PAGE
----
Comparator U2A's output is used to charge capacitor C6 via resistor R1 (U2 has an open-collector output) and diode D1. This allows charge to build up on C6 over time; this charge is bled off slowly via resistors R15 and R18, while op amp U1B provides a high-impedance isolation buffer between C6 and the rest of the circuit.
The delay caused by the charging of C6 is desirable, as it prevents short sounds from raising the voltage on C6 beyond the trigger voltage threshold. This prevents false positive triggers from short-lived noises.
The slow bleed off of C6 is necessary so that a) audio signals do not cause a build up of charge over an indefinite period of time, and b) once activated, the relay is turned off after some period of time.
Comparator U2B monitors the voltage of C6 and outputs a logic "1" (+5V) when C6's voltage reaches the comparator's logic-high threshold voltage which is set by R20 and R22, as well as the hysteresis resistors R10 and R14. Once this threshold voltage is reached, U2B's output will go high and the circuit is triggered.
Being an open-collector output, the +5V from the comparator charges capacitor C7 via resistor R6. This delays the turn on of transistor Q2. When C7's voltage is large enough, it will turn on Q2 which, in turn, will turn off Q1 and Q3.
To maintain the illusion of intelligence, C7's voltage must be kept below Q2's Vgs until after the user is finished speaking their phrase. To ensure this, C8 is discharged through transistor Q4 whenever the input audio amplitude is loud enough to trigger comparator U2A. This way, as long as the user continues talking, C7 will be continually discharged, and Q2 will remain off. After a short pause however, C7 will charge up and turn on Q2.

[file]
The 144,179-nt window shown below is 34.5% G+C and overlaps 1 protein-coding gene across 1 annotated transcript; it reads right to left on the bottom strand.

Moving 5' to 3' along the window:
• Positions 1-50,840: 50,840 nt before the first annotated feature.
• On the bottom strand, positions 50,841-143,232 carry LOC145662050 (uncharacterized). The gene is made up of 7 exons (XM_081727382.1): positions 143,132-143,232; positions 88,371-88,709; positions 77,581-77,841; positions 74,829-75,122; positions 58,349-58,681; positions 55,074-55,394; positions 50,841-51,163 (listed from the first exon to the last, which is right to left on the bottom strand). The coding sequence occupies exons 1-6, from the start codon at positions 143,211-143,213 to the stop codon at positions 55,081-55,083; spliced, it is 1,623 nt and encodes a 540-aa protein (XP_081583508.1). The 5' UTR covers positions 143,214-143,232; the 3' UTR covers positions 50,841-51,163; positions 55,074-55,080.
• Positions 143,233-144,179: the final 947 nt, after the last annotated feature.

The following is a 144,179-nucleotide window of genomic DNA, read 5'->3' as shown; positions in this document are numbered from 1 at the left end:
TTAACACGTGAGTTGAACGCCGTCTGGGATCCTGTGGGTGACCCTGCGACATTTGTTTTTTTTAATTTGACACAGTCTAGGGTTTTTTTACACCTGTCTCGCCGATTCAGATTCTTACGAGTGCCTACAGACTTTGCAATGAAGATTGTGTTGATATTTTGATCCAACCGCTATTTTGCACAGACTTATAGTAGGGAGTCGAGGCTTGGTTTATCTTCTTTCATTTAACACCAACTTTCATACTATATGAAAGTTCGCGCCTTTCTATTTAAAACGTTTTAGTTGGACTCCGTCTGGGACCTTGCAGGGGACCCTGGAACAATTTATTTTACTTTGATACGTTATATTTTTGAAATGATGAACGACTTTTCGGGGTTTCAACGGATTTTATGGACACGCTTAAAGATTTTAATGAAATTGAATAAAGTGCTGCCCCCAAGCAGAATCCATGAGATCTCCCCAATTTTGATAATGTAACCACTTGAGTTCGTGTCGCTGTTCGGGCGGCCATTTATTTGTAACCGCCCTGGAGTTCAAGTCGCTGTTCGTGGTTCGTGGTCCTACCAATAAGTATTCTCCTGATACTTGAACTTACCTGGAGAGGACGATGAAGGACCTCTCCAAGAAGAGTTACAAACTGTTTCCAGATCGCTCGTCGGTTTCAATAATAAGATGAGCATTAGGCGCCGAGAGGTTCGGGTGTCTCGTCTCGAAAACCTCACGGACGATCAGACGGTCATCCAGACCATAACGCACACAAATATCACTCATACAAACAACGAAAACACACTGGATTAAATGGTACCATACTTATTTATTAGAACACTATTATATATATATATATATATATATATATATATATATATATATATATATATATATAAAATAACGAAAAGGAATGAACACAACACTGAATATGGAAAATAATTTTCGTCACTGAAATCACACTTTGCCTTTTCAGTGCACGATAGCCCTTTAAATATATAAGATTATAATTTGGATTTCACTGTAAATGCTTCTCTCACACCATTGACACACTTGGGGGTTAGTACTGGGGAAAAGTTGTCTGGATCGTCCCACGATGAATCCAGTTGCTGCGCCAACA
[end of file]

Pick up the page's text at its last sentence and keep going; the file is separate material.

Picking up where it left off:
Once activated, the output must remain latched for the time constant determined by C6 and R15+R18 (see "Signal Processing" above). Transistor Q3 is included to ensure that any audio input does not prematurely turn off Q2 by discharging C7 through Q4. When Q2 is turn on, Q3 will be turned off, preventing C7 from discharging through Q4, regardless of any input audio.
Transistors Q1 and Q2 provide inverted and non-inverted logic outputs, respectively, which can be selected from by switch SW2. If the output is taken from Q2, then the relay will be normally off, and will be turned on when a verbal command is given; if the output is taken from Q1, then the relay will be normally on, and will be turned off when a verbal command is given. Note that these settings are mutually exclusive.
When the voltage on C6 bleeds off below U2B's logic-low threshold level, U2B will turn off. This means that the voice-activated command will only take effect for a finite period of time (about 60 seconds, depending on the charge of C6).
Resistor R17 is included to de-Q any potential LC resonant circuit formed between Q1/Q3's gate capacitances and inductance of the wires connecting them to switch SW2.
Transistor Q5 serves to isolate the logic circuitry from the relay driver circuitry. This is necessary in the likely event that the relay drier circtuiry is comprised of an optoisolator or BJT transistor. Without Q5, the voltage drop incurred by the PN junction could affect the logic circuitry's voltage levels.
The relay driver circuitry is housed in a separate enclosure from the rest of the circuit, and is used to drive relay K1 on/off in order to turn a standard AC outlet on/off. A standard audio cable was used to connect the control circuitry to the relay driver board.
Transistor Q6 drives the relay's inductor. Diode D7 is a flyback diode, which protects Q6 from the inductive kick-back of suddenly removing current from K1's inductor.
Switch SW3 provides a manual override to always turn the AC outlet on, if desired.